Upon hatching, we evenly divided 1st instar larvae from each of our three field sites into petri dishes containing one of the three native violet species (Figure 2(a)). In order to bypass the six- to nine- month overwintering period, we exposed all newly hatched larvae to continuous lighting, and mechanically stimulated individual larvae 3 to 4 times daily with a camel-hair brush to encourage feeding. Our lighting system consisted of a 1.2 m fluorescent grow light fixture holding two 40 Watt, 122 cm fluorescent tubes, set 0.4 m above the larvae and producing a constant temperature of 27°C. We misted growing larvae twice daily with distilled water and provided fresh filter paper and fresh Viola clippings each day to reduce infection from pathogens. Once larvae reached the fifth instar, they were transferred to individual 0.25 L clear pupation chambers (Figure 2(a)). Once chrysalids formed, they were misted daily with distilled water to prevent desiccation. Chrysalids were often observed twitching and pulsing in response to the stimulation of misting. Adult butterflies emerged in these containers. Butterflies emerged in winter, and therefore could not be released to their maternal field sites. Instead, butterflies were killed by freezing after their wings had fully expanded and dried to preserve them for future study.
Figure 2: (a) First and second instars (Argynnis diana), approximately 10 days old; (b) sixth instar A. diana larvae, approximately 90 days old.
We were able to bypass first instar diapause with our rearing protocol, reducing the 10–12-month life cycle of A. diana down to 3-4 months. The eight females collected from North Carolina lived between 12 and 32 days (mean = 26 days, SE = 2) and produced a total of 9,533 ova (mean = 1,362 ova/female, SE = 81) (Table 1). One female from North Carolina died without ovipositing; this female was included in all analyses. Peak egg production by captive females occurred between the 19-20th of September, with a maximum of 323 ova collected on Sept 20th (Figure 3).
Table 1: Egg production and survival of Argynnis diana females held in captivity for rearing and their progeny.
Figure 3: Mean daily egg production for eight Diana fritillary females collected from western North Carolina, fall 2007.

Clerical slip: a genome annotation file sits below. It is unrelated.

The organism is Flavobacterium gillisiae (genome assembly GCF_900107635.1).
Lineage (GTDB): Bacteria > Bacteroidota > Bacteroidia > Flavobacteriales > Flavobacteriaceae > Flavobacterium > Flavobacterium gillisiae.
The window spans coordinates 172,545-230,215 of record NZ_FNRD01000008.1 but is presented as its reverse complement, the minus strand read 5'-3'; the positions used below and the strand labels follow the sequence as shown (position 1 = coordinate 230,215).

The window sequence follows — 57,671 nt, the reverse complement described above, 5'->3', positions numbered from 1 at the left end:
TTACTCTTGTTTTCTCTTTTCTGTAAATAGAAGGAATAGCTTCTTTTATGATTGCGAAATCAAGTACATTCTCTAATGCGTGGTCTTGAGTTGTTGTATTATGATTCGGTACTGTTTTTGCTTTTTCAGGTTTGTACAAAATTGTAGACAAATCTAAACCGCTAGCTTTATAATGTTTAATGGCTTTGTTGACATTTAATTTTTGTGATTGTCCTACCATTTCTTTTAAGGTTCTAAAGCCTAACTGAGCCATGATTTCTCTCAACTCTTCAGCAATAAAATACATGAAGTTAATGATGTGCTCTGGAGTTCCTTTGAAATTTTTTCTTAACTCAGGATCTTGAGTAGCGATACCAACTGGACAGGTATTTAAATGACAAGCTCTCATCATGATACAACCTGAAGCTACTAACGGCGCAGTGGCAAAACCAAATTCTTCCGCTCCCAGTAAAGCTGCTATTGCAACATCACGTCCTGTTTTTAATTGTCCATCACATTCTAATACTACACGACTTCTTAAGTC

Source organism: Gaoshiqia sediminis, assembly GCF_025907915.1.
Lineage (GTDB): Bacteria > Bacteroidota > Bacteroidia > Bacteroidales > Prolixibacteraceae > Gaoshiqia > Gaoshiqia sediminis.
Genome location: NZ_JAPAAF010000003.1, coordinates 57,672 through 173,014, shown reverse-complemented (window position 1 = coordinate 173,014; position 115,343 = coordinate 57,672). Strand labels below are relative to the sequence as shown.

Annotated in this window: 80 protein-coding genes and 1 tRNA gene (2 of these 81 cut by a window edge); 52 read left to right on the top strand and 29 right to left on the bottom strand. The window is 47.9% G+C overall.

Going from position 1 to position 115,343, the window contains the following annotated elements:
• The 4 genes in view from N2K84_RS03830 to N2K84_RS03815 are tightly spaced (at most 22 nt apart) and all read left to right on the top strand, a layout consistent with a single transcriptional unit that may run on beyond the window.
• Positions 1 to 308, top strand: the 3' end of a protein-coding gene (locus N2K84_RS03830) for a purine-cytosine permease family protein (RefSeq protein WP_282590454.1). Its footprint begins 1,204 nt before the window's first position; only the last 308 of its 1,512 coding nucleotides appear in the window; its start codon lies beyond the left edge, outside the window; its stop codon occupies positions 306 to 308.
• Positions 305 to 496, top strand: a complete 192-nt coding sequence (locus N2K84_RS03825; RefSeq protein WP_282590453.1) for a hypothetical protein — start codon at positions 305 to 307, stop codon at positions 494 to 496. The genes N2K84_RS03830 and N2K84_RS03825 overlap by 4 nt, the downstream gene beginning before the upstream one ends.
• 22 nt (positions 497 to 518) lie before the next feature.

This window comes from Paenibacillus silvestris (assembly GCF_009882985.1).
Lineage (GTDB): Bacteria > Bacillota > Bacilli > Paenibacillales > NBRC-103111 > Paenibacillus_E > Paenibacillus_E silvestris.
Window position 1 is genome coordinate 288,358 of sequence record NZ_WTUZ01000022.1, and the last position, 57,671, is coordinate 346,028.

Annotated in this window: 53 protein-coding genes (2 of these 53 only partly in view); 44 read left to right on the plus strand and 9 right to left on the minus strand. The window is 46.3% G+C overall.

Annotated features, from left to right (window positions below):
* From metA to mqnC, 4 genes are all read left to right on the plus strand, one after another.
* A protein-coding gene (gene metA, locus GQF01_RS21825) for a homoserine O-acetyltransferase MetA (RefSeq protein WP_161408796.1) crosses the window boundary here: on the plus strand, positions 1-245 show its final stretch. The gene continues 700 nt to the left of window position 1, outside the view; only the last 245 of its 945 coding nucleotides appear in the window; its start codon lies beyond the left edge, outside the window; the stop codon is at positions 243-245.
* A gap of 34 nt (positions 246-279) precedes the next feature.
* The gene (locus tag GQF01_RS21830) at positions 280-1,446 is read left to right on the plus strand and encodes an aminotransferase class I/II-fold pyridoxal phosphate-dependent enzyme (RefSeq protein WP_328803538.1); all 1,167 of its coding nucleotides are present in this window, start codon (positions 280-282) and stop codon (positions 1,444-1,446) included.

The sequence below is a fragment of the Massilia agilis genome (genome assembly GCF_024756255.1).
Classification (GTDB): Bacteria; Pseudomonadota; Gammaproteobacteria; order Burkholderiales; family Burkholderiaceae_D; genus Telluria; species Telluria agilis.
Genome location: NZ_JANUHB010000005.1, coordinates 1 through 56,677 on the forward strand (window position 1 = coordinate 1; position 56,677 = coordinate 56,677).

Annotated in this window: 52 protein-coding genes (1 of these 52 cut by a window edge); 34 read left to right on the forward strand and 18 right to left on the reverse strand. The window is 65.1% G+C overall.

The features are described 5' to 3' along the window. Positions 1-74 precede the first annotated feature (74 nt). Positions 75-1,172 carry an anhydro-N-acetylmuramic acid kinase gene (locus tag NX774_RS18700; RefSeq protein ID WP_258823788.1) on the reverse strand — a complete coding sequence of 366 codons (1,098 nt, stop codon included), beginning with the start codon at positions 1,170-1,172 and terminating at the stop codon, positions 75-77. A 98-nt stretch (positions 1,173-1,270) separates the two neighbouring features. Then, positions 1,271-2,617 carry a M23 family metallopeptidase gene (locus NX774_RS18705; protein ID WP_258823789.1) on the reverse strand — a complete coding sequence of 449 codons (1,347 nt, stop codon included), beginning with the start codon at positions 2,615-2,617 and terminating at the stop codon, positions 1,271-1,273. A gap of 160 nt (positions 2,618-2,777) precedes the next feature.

3.1. Larval Survival
Viable eggs darkened and turned opaque prior to hatching within two weeks of being laid, while inviable ones remained light in color and often collapsed. First instars were observed eating their way out of their egg casings. The mean larval hatch rate was highest in ova from Tennessee-collected females (62%, SE = 0.03), followed by North Carolina-collected females (57%, SE = 0.09), and Georgia-collected females (49%, SE = 0.03) (Table 1).
3.2. Adult Survival
A total of 16 females and 13 males were reared to adulthood. The male to female ratio from the North Carolina site was 3 : 6; in Georgia was 4 : 1, and in Tennessee was 1 : 3. ANOVA tests were conducted to determine the effects of location, host plant species, and sex on the time to adult eclosion. The only significant difference in time to eclosion was between the sexes ( , , ) with males always emerging significantly earlier than females, regardless of location and host plant species (Figure 4).
Figure 4: Mean time to eclosion (+/− SE) for A. diana offspring from North Carolina, Georgia, and Tennessee reared on three Southern Appalachian violet (Viola) species, V. sororia, V. pedata, and V. pubescens. The only significant differences in time to eclosion was between the sexes ( , , ).
Results of our rearing trial demonstrate that first instar larval diapause can be broken in Argynnis (Speyeria) diana larvae, shortening the life cycle of this species by several months in a controlled laboratory. These results are likely applicable to many other Greater Fritillary species and should prove useful to future studies and rearing efforts within this group of butterflies. The hatch rate of A. diana eggs from our three Southeastern field sites was approximately 50%, which is not atypical of other nymphalid laboratory rearing protocols [12, 17].